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Sakai, Akio
坂井昭夫
NG Akio Sakai 1996.png
Akio Sakai, circa 1996

Occupation:

Head of department, producer

Akio Sakai (坂井昭夫) was an executive at Capcom during the late '80s and most of the '90s. He's not to be confused with the Akio Sakai who founded Imagin, whose name is written with different kanji (酒井明雄).[1]

Little is known about Akio Sakai's career. He joined Capcom at some point in the latter half of the '80s as Head of Development. Until that point Capcom worked exclusively with proposals coming from its internal teams, so Sakai suggested to start working on projects with other companies.[2]

One such project Sakai was able to secure was a deal with artist circle Moto Kikaku to start a three-way project as a test to run a serialized manga and game at the same time[2], producing an Arcade and NES game to accompany a manga produced by Moto Kikaku, all under the name Strider Hiryū. He and producer Tokuro Fujiwara would also visit the three project heads during their stay at the Shinjuku Hilton hotel from time to time and assist them with creating the story, world setting and main character.[2]

There were other similar projects being developed around the same time as Strider which he may have been involved with, such as the 1989 Arcade and NES adaptations of Willow (a western live-action film), the 1990 Arcade and NES adaptations of Little Nemo (an American/Japanese animated film), the 1989 Japanese live-action film and NES project Sweet Home, and the 1994 Hollywood action film based on the Street Fighter video game series produced by Capcom.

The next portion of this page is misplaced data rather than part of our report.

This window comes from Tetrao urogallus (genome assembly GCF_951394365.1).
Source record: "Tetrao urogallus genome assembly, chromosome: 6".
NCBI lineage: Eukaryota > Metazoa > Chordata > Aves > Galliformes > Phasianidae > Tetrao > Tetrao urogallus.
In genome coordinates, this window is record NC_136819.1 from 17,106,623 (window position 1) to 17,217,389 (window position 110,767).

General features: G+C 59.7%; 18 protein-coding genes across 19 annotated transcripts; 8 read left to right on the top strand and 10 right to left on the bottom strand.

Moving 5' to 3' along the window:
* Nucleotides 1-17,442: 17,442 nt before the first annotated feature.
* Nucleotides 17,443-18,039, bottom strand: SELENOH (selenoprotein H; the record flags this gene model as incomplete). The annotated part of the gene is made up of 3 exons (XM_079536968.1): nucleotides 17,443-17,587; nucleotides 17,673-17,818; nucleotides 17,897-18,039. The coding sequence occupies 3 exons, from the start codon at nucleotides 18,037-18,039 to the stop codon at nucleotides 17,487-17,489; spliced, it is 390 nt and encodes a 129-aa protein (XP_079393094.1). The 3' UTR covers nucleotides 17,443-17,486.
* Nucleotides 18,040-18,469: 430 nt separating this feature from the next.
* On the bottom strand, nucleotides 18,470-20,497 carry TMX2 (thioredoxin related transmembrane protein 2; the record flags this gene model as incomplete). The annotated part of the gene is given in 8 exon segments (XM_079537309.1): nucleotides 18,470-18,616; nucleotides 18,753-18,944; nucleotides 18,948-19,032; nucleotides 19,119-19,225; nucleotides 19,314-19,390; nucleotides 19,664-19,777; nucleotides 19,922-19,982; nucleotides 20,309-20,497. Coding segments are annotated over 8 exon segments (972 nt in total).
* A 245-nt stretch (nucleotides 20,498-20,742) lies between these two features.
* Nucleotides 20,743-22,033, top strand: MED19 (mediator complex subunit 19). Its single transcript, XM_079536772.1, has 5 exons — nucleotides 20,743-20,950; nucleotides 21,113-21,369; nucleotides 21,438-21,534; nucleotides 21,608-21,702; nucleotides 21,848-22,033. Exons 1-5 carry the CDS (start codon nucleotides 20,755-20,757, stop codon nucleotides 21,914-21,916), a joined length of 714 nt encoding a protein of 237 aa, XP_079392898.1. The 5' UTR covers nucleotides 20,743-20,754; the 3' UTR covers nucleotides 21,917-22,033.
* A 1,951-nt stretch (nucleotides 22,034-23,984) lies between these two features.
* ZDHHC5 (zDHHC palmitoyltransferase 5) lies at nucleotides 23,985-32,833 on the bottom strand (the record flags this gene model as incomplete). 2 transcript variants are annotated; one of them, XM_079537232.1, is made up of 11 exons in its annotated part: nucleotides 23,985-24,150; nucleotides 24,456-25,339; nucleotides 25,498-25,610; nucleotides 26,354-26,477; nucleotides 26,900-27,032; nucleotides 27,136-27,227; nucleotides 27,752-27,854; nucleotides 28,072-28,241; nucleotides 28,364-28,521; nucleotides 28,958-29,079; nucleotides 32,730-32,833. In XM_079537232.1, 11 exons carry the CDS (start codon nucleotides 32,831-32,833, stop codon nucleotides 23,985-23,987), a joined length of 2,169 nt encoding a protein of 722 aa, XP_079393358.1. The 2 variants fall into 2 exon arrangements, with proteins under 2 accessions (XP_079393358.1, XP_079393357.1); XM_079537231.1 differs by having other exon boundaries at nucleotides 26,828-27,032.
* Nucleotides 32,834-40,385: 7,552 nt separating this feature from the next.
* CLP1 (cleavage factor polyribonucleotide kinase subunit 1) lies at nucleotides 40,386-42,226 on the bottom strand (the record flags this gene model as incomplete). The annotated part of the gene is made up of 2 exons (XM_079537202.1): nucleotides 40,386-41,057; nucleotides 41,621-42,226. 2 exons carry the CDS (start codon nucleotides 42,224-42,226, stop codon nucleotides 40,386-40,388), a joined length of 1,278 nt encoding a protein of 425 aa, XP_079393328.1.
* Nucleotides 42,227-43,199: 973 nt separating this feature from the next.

According to Kouichi Yotsui, Akio Sakai was the one who helped Akira Kitamura start working on Mega Man 2. As Tokuro Fujiwara was turning down Kitamura's requests to make Mega Man 2, Sakai intervened and told him that Kitamura "got a pretty good hit" with the first Mega Man and that he should let him work on a sequel, convincing Fujiwara to allow it.[3]

By 1996 Akio Sakai was still with Capcom working as head of the "Consumer Software/Sales Division" overseeing the porting and localization of several of the company's Arcade games[4][5]. He was also one of the board members at the time. During this time he also served as general/associate producer in many of Capcom's licensed film and television shows, both Japanese and American in origin.[6]

Around the end of the 90's Sakai left Capcom and pursued other ventures, most notably being producer in Square's 2001 CGI film Final Fantasy: The Spirits Within[2] and the head of the Hawaii office at Square. He has since passed away.[2]

References[]

  1. "Summary" (Japanese). Imagin official site. Accessed June 1, 2016
  2. 2.0 2.1 2.2 2.3 2.4 Scion; Dire 51 (April 24, 2010). "Interview with Kouichi "Isuke" Yotsui". LSCM 4.0. Translated by Gaijin Punch. Accessed June 1, 2016.
  3. Szczepaniak, John (August 11, 2014) The Untold History of Japanese Game Developers: Volume 1. Pg. 238. ISBN 0-99-292600-9
  4. Staff (May 1996). "Capcom". Next Generation (17). Pg. 67-69
  5. Staff (February 1996). "Cover Story: Vampire Hunter" (English). Mean Machines Sega (40). Pg. 18-21
  6. "Akio Sakai". imdb.com. Accessed June 1, 2016
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